Are tennis players cheats?
An expose by BuzzFeed and the BBC would have us believe so.
An investigation into a match allegedly tanked by Nikolay Davydenko in 2007 against a lower-ranked Argentine opponent, Martin Vassallo Arguello,
uncovered a series of anomalies in games lost by top-ranked players in both men and women’s tennis.
Eight of the top-50 men’s players at the Australian Open are under the scanner.
In the past, match-fixing was felt to be restricted to the lower echelons of the tennis hierarchy where journeymen lost games in exchange for cash which they could hardly hope to see in their journeymen careers.
But now, the scourge of cheating appears to have spread its tentacles all over the pristine sport.
Novak Djokovic—amongst other players—disclosed that he was approached in 2007 but he refused. Roger Federer and Serena Williams have called for names to be revealed.
The investigating team indicts gambling chains across countries such as Russia and Spain. But they have no real luck pinpointing guilty players as they had neither the authority nor permission to access players’ phone and bank records.
There exists no definitive proof of collusion with punters and guilty players can continue to bluster their way through this crisis.
It is up to the tennis authorities to ensure more transparency in the way the game is played.
Perhaps, it would help if more lower-ranked players were able to earn a living from the game. This view is opposed by Federer again who feels that cheats exist at every level and increasing prize money at lower rungs is not the solution.
Whatever the outcome of these new revelations, it is certain that upsets will be looked upon with suspicion in the future and not simply considered a glorious uncertainty of sport.
It’s a pity, really, because everyone loves an underdog.
Players have been calling for a reduction in the number of tournaments they participate in a season. They claim that the unrelenting touring takes a toll on mind, body and spirit and they are unable to be consistent and motivated enough throughout the arduous season.
The authorities would do well to look into these complaints but the players do themselves no favours by opting to partake of the bounties of exhibition games in their off-season.
Greed certainly greases the wheels, one way or the other.
Sachin Tendulkar: The 100 percent man.
What he said:
“I think whatever things I knew 100 per cent I have revealed because I back up those things. But the things I am not aware of fully, it would be unwise to comment on those.”
Sachin Tendulkar refused to address match-fixing controversies in his much-awaited memoirs, ‘Playing It My Way’.
The Little Master clarified:
“I should have some evidence, I should know something in detail to talk about it because then it makes sense and it will be appreciated by people. But if I just start talking then it will not have any value.”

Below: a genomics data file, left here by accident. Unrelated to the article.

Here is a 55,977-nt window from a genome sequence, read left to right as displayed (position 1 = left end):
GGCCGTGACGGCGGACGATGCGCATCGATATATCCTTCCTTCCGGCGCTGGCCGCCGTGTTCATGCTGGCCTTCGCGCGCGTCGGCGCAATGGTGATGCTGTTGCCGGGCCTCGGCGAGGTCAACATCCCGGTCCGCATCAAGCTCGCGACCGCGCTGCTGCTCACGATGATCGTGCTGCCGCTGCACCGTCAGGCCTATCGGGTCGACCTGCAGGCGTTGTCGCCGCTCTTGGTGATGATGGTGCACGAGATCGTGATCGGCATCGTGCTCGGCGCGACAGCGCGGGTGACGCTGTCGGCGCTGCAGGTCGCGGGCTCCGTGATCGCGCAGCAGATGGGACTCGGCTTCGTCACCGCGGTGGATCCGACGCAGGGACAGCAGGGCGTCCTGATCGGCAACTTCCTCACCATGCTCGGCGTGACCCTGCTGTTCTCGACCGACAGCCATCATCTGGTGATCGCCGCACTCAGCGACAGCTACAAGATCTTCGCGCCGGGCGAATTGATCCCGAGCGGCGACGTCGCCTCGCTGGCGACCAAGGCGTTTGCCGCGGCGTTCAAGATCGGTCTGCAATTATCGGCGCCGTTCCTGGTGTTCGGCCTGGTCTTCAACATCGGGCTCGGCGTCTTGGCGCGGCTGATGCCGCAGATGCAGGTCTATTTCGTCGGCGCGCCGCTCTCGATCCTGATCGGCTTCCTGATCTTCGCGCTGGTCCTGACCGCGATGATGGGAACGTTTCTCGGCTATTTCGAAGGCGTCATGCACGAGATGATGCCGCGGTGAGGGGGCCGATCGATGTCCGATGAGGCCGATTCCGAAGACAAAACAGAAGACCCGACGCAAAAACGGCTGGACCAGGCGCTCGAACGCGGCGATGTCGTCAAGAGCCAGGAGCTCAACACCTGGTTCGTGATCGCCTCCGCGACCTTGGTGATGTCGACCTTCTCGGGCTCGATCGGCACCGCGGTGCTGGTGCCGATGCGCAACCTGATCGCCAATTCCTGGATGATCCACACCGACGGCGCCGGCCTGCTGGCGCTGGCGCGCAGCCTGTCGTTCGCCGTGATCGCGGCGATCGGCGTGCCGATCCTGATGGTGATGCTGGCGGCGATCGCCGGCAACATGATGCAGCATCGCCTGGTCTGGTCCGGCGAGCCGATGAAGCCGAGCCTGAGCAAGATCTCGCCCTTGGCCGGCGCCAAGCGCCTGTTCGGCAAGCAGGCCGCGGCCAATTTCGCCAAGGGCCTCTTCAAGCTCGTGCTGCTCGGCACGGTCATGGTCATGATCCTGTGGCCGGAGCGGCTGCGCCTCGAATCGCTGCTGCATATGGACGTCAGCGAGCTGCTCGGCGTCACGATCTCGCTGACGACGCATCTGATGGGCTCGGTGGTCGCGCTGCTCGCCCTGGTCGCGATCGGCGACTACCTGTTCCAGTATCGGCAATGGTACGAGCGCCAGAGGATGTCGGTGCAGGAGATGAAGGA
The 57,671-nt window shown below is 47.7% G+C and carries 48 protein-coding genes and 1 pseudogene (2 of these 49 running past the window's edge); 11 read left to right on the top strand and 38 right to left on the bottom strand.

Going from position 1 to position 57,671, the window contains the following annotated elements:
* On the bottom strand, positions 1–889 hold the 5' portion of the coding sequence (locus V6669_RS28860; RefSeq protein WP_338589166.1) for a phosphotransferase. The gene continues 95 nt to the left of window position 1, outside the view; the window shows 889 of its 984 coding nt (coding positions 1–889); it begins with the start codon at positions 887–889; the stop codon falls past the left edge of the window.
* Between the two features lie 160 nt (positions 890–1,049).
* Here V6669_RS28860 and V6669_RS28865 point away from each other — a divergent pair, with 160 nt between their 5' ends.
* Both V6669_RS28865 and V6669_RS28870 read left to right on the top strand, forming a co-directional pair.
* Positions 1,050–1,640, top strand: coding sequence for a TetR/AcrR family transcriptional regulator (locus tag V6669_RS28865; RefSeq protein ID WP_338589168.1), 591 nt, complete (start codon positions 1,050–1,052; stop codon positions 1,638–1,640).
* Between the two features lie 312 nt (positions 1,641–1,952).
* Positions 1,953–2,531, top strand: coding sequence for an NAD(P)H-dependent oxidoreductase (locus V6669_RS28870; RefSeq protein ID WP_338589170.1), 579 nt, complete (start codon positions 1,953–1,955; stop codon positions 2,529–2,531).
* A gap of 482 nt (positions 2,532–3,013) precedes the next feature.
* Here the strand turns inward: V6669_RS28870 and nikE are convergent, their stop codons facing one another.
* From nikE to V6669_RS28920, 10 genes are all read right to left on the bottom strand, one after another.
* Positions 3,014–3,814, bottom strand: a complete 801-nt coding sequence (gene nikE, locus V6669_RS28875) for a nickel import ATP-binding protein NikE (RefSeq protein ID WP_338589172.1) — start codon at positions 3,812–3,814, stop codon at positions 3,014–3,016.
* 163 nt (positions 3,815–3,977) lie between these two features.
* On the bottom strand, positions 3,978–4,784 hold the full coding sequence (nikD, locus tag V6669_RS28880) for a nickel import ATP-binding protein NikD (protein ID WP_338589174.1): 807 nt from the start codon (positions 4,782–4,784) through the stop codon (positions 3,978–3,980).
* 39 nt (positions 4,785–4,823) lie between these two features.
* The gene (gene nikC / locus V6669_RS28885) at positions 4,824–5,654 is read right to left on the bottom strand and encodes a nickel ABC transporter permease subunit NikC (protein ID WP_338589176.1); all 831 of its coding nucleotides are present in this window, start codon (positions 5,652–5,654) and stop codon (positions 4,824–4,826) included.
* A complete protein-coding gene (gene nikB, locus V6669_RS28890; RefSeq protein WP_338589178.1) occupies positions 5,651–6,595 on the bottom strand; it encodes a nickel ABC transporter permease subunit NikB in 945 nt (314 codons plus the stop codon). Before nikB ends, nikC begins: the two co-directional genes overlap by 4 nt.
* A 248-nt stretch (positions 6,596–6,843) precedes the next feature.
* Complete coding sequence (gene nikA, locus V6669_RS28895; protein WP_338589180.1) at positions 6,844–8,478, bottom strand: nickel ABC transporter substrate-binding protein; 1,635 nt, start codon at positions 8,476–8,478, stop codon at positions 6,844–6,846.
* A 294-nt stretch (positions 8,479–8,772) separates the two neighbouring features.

Mohammad Azharuddin, Ajay Jadeja and Nayan Mongia were summarily punished by the BCCI with bans of varying durations in the aftermath of the match-fixing scandal in the 90s.
Asked whether some players deliberately performed:
“No, I mean the guys fail, but who doesn’t fail in life, everyone fails. It would be unfair to just pinpoint at someone and say that he was under-performing, didn’t try his best, I can’t. I have played the sport for 24 years and failures do happen.”
On why he never took a stand on major issues:
“If you see in my book, issues on which people believed I should have taken a stand, the only things which I was 100 per cent sure of I stood for that in my book.
If you have read some of the articles I have expressed myself whole-heartedly but on things which were not first-hand information, it is unwise to do that, it is (like) a loose statement and I didn’t want to fire loose statements.”
“Difficult, because there were times I felt like talking. I felt like I should focus on my game because one article would be followed by another article and I didn’t want to get into that tangle. It was always wiser, I thought, that I follow up with bigger scores rather than better articles.”
On Ian Chappell’s comment that `Sachin should look at himself in the mirror‘:
“I don’t think much about him. I showed him the size of the mirror in the VB Series in 2007. He has got nothing do with Indian cricket. Sometimes I feel people are given too much importance.
I don’t want his sorry . But in Durban, in 2010, when I was working out in the gym, we just bumped into each other and he said, `This is the secret of your success.’ I said, `You have conveniently changed sides.’ “
What Tendulkar really meant:
“In life, unlike on the batting pitch, I have to be on a strong ton before I start playing my shots.”
What he definitely didn’t:
“See no evil, hear no evil, speak no evil.”